Got FAFSA errors? Here are some tips on how to avoid the most common ones.

The new, simplified Free Application for Federal Student Aid has been anything but simple so far.

After a three-month delay, the FAFSA for the 2024-25 academic year opened a “soft launch” with limited hours that frustrated students and families eager to complete the form and be first in line for financial aid.

Just when it seemed some of the major bugs were getting ironed out and the Department of Education was able to open the form around the clock, the Department acknowledged Tuesday that $1.8 billion in federal student aid was at risk of being lost if it didn’t correct its formula to calculate eligibility to account for the past couple of year’s soaring inflation. So, without detailing how or when it would correct the issue, it said it would.

“Adjusting these inflationary numbers is the right thing to do, and should have been done from the beginning,” Justin Draeger, president of nonprofit advocate National Association of Student Financial Aid Administration, said in a statement. “Unfortunately, because the Department is making these updates so late in the financial aid processing cycle, students will now pay the price in the form of additional delays in financial aid offers and compressed decision-making timelines.”


All of this makes the steps you take even more important to get everything right the first and hopefully, only time. You want to avoid questions or corrections later that could further delay your award.

Here are some common problems experts say they’ve seen and how to avoid them:

24/7 but glitchy: After soft launch challenges, FAFSA 2024-25 form is now available 24/7, Dept of Ed says

Tips to avoid common issues with the new FAFSA

◾ Students can’t sign the FAFSA before sending it to their parents: “This is common because the student is not scrolling to the bottom of the page to see the 'Continue' button,” said Bethany Hubert, financial aid specialist with Going Merry by Earnest. "Ensure you scroll to the bottom, press continue, and electronically sign your FAFSA.”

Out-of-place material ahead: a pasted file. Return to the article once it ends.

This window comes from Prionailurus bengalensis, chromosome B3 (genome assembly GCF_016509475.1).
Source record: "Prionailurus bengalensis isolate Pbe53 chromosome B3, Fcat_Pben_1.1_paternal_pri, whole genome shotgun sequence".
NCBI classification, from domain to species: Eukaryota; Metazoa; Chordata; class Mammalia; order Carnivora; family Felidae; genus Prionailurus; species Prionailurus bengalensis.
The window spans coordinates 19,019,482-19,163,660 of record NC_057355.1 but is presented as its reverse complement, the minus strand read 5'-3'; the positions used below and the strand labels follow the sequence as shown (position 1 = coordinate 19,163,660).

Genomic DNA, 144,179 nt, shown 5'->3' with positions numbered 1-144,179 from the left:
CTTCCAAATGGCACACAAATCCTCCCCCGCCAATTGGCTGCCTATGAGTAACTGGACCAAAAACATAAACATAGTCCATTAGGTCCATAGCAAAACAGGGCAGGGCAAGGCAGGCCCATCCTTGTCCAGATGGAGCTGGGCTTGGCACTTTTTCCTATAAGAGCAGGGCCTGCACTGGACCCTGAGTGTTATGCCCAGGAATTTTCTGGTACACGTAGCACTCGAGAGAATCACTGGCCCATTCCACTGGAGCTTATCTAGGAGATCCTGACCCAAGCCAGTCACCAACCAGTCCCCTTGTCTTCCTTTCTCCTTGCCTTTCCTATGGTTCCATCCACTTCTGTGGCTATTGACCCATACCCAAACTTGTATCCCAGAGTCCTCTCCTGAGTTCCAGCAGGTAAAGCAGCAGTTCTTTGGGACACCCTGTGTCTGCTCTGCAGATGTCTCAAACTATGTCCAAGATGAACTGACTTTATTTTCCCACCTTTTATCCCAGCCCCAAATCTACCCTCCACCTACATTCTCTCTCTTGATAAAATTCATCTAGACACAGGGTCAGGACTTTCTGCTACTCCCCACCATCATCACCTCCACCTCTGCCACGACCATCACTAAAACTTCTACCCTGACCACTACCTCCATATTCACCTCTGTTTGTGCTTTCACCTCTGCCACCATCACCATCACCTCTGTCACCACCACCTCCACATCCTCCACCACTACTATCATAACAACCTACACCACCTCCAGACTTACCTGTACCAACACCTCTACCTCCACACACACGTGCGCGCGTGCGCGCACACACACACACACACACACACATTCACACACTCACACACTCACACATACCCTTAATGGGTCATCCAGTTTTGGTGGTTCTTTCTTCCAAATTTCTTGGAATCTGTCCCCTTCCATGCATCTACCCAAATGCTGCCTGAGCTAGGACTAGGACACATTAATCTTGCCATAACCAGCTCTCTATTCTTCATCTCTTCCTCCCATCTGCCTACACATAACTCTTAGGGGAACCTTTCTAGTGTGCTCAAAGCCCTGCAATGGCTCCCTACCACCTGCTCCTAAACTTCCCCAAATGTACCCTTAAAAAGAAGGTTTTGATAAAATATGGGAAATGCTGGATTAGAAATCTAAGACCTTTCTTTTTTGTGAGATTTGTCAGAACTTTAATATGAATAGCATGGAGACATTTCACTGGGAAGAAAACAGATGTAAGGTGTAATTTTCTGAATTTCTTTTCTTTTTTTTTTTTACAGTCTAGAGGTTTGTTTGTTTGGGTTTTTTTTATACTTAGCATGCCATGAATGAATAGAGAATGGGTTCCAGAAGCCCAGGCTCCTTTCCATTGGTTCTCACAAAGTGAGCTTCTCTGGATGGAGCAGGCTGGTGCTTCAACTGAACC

Errors on the question regarding Dependency Status: When asked, “Are the student’s parents unwilling to provide their information, but the student doesn’t have an unusual circumstance that prevents them from contacting or obtaining their parents’ information?" Most students need to answer “No” to this question, as their parents will be willing to contribute to their FAFSA, Hubert said. When a student answers “Yes,” this makes the student eligible only for Direct Unsubsidized Student Loans, which are not need-based, she said. 

No application for state financial aid: Students in Iowa, Minnesota, Mississippi, New Jersey, New York, Pennsylvania, and Vermont need to file the state aid application separately from the FAFSA. Previously, filing the FAFSA would make you automatically eligible for state financial aid programs. This function is expected to return next year.

Inflation adjustments: The Department of Education acknowledges it failed to account for the past few years’ soaring inflation in income levels used to calculate aid eligibility, but it’s fixing it. No one knows how or when but it’s “unfortunately, another setback in the 2024-2025 FAFSA that will likely increase delays and frustration,” Hubert said. All you can do is enter your information correctly and wait.

Still feeling stressed out?

The tips don’t cover everything that could go wrong, but Hubert says don’t worry. Here’s her advice:

Be patient.

Reach out to the financial aid office to let them know your concerns.

Prepare an appeal letter: If your initial offer falls short, be ready to reach out to the financial aid office to inquire about the financial aid appeals process. Sites like Going Merry provide a helpful appeal letter template that can guide students in crafting an effective appeal, which could significantly boost your financial aid package, she said.

Consult your high school counselor for valuable insights and guidance tailored to your situation.

Consider lower-cost options, including community colleges, online courses, or alternatives that can provide quality education without the same financial burden.

“Above all else – remember, you're not alone,” she said. “Many families are in a similar situation.”

Medora Lee is a money, markets and personal finance reporter at USA TODAY. You can reach her at and subscribe to our free Daily Money newsletter for personal finance tips and business news every Monday through Friday morning.    

This article originally appeared on USA TODAY: FAFSA issues can be a real headache. Try these tips to de-stress